By Ridge Mahoney
The axiom that goalscorers tend to connect in streaks has certainly been the case for the U.S. national team recently.
Eddie Johnson scored in his second straight game Wednesday in a 3-1 Gold Cup semifinal defeat of Honduras. Chris Wondolowski
scored in three straight games before being blanked against Costa Rica, and in June Jozy Altidore tallied in four straight matches.
is not just the forwards themselves, according to former U.S. internationals Kyle Martino and Eric Wynalda. They are
feasting on what is second only to finishing in the scoring of goals: high-quality, consistent service.
“I don’t think it’s a coincidence that Jozy Altidore started
scoring again once Jurgen Klinsmann adjusted things to get him a little more service and a little more support,” says Martino, who is NBC’s lead soccer analyst.
Herculez Gomez -- the No. 1 striker at the end of the 2012 World Cup qualifying campaign -- had to leave the Gold Cup team because of injury, yet it has
still set a U.S. record for goals in the tournament (19) with the final Sunday against Panama yet to be played. Landon Donovan’s torrid form -- five goals
and seven assists and dozens of menacing moves -- is a primary factor, yet he’s been on the end of quality serves nearly as often as he’s been providing them.
Donovan laid off
a ball for Johnson to take through the Honduran defense and score the first goal, then got on the end of balls knocked across the goalmouth by Alejandro Bedoya,
who had replaced Joe Corona for the semifinal. In the 5-1 quarterfinal rout of El Salvador, Donovan fluffed three good scoring chances in addition to scoring a
goal and setting up three others. Though not credited with an assist, Donovan also played a ball that Wondolowski relayed to Corona, who smacked it into the bottom corner.
has been weak in several of the U.S. Gold Cup games, yet never before in the team’s history has it produced so many chances consistently.
“It’s a lot different from the
time that everyone was so critical of our forwards, but the difference is, the service has been great,” says Wynalda, who held the U.S. record of 34 goals until Donovan surpassed him. “The
supporting cast around whoever happens to be up there has been nothing short of fantastic. The service on some of the goals from Wondolowski and [Kyle]
Beckerman, specifically, was poetry in motion.”
Altidore hadn’t scored for the USA since November 2011 but went on a tear after nailing a Graham Zusi cross against Germany June 2, and he followed up by netting one apiece in World Cup qualifying victories over Jamaica, Panama and Honduras that sent the USA to the top of the
Altidore, who set a record for an American in a foreign league by scoring 31 goals last season for Dutch club AZ even as his barren U.S. run continued, credited his
U.S. scoring streak to making the necessary adjustments to playing for the USA, yet the dynamics of the team have changed as well.
“They’ve moved slightly into a more vintage
4-4-2 look, with Graham Zusi delivering outstanding service from the right side and [Clint] Dempsey playing a little closer to [Altidore] than he used
to,” says Martino.
Dempsey has also been in scoring mode, tallying in five goals in eight U.S. games this year while usually playing in the "hole" underneath the forward.
“Ask any forward that plays up top by themselves; they say that they can handle the challenge -- the second you’re on an island by yourself, it becomes difficult,” says Martino.
“That’s not what it’s like for his club team; he gets a tremendous amount of support up top. He had a lot of service, which he wasn’t getting with the U.S. That, compounded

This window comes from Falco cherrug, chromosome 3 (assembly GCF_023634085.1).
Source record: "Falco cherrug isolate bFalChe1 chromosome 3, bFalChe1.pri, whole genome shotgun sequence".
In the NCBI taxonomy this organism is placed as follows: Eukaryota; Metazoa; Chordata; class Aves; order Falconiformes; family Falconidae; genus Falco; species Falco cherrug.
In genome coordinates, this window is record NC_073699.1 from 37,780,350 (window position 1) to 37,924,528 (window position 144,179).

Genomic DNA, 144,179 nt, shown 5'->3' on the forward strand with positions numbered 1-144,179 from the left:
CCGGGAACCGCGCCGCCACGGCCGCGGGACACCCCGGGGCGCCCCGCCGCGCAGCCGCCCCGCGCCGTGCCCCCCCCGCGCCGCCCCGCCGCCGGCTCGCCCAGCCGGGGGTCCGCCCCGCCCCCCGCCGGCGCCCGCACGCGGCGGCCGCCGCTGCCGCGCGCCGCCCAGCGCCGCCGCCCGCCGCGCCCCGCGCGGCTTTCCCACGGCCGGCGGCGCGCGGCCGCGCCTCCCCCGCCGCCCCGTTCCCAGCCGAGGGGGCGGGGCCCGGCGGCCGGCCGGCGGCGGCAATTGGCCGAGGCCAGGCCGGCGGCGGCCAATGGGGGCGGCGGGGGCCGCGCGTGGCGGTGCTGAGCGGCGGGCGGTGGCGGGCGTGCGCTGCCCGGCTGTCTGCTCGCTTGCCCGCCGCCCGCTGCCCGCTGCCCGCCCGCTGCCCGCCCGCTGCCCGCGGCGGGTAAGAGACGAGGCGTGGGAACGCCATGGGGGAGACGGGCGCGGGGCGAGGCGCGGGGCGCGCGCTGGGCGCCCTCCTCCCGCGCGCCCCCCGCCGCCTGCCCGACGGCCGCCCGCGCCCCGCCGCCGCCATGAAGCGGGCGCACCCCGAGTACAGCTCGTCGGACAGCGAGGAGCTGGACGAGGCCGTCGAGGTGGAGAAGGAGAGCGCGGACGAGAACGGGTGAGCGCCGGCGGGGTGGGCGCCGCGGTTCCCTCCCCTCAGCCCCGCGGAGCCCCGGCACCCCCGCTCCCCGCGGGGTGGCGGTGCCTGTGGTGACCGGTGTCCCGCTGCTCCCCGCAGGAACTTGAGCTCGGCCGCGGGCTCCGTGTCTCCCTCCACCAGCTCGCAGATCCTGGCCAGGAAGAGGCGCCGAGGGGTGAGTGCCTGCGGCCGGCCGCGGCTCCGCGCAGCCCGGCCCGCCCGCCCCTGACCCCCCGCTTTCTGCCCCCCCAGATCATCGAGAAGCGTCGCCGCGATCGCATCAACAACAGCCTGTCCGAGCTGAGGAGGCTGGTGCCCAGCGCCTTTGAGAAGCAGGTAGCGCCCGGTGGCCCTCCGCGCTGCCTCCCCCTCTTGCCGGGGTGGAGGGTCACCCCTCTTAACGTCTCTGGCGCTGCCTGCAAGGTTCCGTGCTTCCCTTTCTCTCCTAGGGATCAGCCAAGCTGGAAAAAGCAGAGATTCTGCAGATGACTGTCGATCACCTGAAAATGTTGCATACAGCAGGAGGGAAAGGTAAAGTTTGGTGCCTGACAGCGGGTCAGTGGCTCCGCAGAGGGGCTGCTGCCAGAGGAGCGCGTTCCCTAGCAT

with the fact he was getting criticized and the pressure was mounting, handcuffed him.”
Two other factors at play are the team’s depth and a sense that no matter who is
playing in which positions, chances can be created. Maybe Bedoya played so Corona could rest for the final, yet Bedoya took his opportunity boldly. The return of Omar
Gonzalez didn’t propel him into the lineup for the semifinal; instead, Clarence Goodson kept his spot and with a pair of accurate balls out of the back set in motion the
sequences that produced the first and third goals.
Despite Wondolowski’s roller-coaster record with the national team, he epitomizes the determination and belief that seems to
permeate the squad. He goes balls-out for every ball and is utterly committed to the cause. Wynalda sees those qualities in every player that Klinsmann has selected for his busy stretch of games
during the past two months.
“The way this has been working is that belief system is working,” says Wynalda. “The passes have been there, the runs have been there. There
have been so many close calls and somebody says, ‘Oh, man, almost, good job.”
“The good news is,’ By the way, that guy just made a really good pass.’ It used
to be, ‘Oh, sh--, that was it, that was our one chance, the one time he was able to figure out how to cross the ball.’ We don’t think that way anymore. We think, ‘Oh,
he’ll be able to do that again, because he’s good and I believe in him, so I’m going to run again.’ And sure enough, it hits you in the eyebrow, and goal!”
For signs of the team’s solidarity and maturity, Wynalda judges not reactions to goals, but to adversity, such as persistent fouling by Honduras, or the near-misses that result from intelligent
“How many times has Landon pointed back at the person that passed him the ball?,” asks Wynalda. “How many times has Wondolowski pointed back to the guy
who passed him the ball? In my opinion that’s the most important part because it’s the recognition of a great pass.
“This team is a hell of a lot better than we thought
and we think. It’s one of those situations where we’re in the moment and it’s hard to appreciate it for what it is. The team is really playing well, it’s really functioning